Cooked starchy foods should be avoided as in the process of cooking the cellulose envelops of the starch granules burst and consequently, the starch is far too easily absorbed in the system.The excess absorbed has to be got rid of by the kidneys and appears as sugar in the urine. With raw starchy foods, however, the saliva and digestive juices in the small intestine regulate the quantities required to be changed into sugar for the body’s needs. The unused and undigested portion of raw starchy foods does not become injurious to the system, as it does not readily ferment.

The diabetic should not be afraid to eat fresh fruits and vegetables which contain sugar and starch. Fresh fruits contain sugar fructose, which does not need insulin for its metabolism and is well tolerated by diabetics. Fats and oils should be taken sparingly, for they are apt to lower the tolerance for proteins and starches.

Emphasis should be on raw foods as they stimulate and increase insulin production.

For protein, home- made cottage cheese, various forms of soured milks and nuts are best. The patient should avoid overeating and take four or five small meals a day rather than three large ones.

The following diet can be a guideline.

Upon arising : A glass of lukewarm water with freshly squeezed lemon juice.

Breakfast : Any fresh fruit with the exception of bananas, soaked prunes, a small quantity of whole meal bread with butter and fresh milk.

Lunch : Steamed or lightly cooked green vegetables such as cauliflower, cabbage, tomatoes,spinach, turnip, asparagus and mushrooms, two or three whole wheat chapatis according to appetite and a glass of butter-milk or curd.

Mid-afternoon : A glass of fresh fruit or vegetable juice.

Dinner : A large bowl of salad made up of all the raw vegetables in season. The salad may be followed by a hot course, if desired, and fresh home-made cottage cheese.

Bedtime Snack : A glass of fresh milk.

Flesh foods find no place in this regimen as they increase the toxic condition underlying the diabetic state and reduce the sugar tolerance.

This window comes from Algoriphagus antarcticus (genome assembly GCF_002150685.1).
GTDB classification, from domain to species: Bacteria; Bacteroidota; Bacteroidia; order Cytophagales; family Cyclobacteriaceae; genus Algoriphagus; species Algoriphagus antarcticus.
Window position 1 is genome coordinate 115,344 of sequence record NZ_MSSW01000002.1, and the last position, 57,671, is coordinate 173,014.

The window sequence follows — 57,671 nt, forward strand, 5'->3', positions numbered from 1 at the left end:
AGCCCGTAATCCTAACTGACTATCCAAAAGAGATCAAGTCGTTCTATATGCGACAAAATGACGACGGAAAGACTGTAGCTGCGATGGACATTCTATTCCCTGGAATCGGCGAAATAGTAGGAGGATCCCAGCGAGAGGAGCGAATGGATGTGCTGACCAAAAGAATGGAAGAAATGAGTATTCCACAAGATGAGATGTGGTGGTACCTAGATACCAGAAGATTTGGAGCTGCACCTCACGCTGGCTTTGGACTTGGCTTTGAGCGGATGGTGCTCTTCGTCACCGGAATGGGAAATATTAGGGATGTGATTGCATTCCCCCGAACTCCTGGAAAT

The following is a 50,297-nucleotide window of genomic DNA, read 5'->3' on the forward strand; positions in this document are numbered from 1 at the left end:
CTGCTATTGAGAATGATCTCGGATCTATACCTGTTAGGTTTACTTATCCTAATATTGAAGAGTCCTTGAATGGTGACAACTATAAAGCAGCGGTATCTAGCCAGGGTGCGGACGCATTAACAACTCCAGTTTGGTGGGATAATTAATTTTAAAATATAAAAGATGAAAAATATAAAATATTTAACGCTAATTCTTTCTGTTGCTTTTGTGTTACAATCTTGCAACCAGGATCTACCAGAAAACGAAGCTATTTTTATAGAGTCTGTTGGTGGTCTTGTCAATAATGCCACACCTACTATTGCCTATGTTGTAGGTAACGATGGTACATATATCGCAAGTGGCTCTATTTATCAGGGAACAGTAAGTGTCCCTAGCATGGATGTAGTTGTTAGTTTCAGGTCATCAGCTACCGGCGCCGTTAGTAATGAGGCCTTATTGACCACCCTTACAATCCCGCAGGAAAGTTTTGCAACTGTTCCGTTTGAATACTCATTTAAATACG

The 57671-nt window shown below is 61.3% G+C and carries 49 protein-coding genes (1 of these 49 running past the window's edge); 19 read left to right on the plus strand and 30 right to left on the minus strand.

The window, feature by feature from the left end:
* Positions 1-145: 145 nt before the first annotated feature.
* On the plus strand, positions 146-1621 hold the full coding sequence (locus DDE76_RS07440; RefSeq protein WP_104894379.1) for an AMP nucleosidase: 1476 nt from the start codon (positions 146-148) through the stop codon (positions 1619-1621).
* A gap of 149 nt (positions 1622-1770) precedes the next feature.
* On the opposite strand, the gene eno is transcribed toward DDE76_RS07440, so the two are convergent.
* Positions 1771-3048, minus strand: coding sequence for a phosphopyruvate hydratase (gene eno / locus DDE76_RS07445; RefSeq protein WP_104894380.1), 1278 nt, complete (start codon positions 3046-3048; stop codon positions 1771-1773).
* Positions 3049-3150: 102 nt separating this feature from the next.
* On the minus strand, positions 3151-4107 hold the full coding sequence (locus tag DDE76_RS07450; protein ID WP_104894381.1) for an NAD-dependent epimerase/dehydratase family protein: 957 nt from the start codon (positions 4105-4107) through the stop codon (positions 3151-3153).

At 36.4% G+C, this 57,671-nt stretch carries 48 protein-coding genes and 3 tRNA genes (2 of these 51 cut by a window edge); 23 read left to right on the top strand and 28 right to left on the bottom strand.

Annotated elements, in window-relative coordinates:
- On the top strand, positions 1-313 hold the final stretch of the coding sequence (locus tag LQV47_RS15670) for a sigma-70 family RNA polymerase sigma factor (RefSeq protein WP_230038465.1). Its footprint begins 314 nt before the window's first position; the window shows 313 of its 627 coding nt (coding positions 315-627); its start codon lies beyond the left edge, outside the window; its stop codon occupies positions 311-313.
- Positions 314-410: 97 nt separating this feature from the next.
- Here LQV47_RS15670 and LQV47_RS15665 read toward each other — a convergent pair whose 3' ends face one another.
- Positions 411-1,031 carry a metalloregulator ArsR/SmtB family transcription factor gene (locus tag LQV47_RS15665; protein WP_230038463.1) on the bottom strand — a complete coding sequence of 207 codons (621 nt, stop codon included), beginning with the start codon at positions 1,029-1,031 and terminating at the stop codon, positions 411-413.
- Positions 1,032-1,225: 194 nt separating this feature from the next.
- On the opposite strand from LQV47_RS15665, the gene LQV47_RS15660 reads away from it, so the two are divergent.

Celery, cucumbers, string beans, onion and garlic are especially beneficial.

String bean pod tea is an excellent natural substitute for insulin and highly beneficial in diabetes. The skin of the pods of green beans are extremely rich in silica and certain hormone substances which are closely related to insulin. One cup of string bean tea is equal to one unit of insulin.

Cucumbers contain a hormone needed by the cells of the pancreas for producing insulin.

Onion and garlic have proved beneficial in reducing blood sugar in diabetes.

Bitter gourd (karela) is highly beneficial in the treatment of diabetes. It contains an insulin-like principle, known as plant-insulin which has been found effective in lowering the blood and urine sugar levels. It shoul be included liberally in the diet of the diabetic. For better results, the diabetic should take the juice of about 4 or 5 fruits every morning on an empty stomach. The seeds of bitter gourd can be added to food in a powdered form. Diabetics can also use bitter gourd in the form of decoction by boiling the pieces in water or in the form of dry powder.

Another effective home remedy is jambul fruit known as jamun in the vernacular. It is regarded in traditional medicine as a specific against diabetes because of its effect on the pancreas. The fruits as such, the seeds and fruit juice are all useful in the treatment of this disease. The seeds contain a glucoside ‘jamboline’ which is believed to have power to check the pathological conversion of starch into sugar in cases of increased production of glucose. They should be dried and powdered. This powder should be taken mixed in milk , curd or water.

The most important nutrient in the treatment of diabetes is manganese which is vital in the production of natural insulin. It is found in citrus fruits, in the outer covering of nuts, grains and in the green leaves of edible plants. Other nutrients of special value are zinc, B complex vitamins and poly-unsaturated fatty acids.

Foods too be avoided are :
Tea, coffee,cocoa because of their adverse influence on thedigestive tract.

Other foods which should be avoided are white bread, white flour products, sugar tinned fruits, sweets, chocolates, pastries, pies, puddings, refined cereals and alcoholic drinks.

Exercise is also an important factor in the treatment of diabetes. Light games, jogging and swimming are recommended. Yogic asanas such as bhujangasana, shalabhasana, dhanurasana, paschimottanasana, sarvangasna, halasana, ardha-matsyendrasana and shavasana, yogic krisyas like jalneti and kunajl and pranayamas such as kapalbhati,anuloma-viloma and ujjai are highly beneficial.

Hydrotherapy and colonic irrigations form a very important part of treatment. The colon should be thoroughly cleansed every second day or so, until the bowel discharge assumes normal characteristics. Bathing in cold water greatly increases the circulation and enhances the capacity of the muscles to utilise sugar.

The stress and strain should be avoided.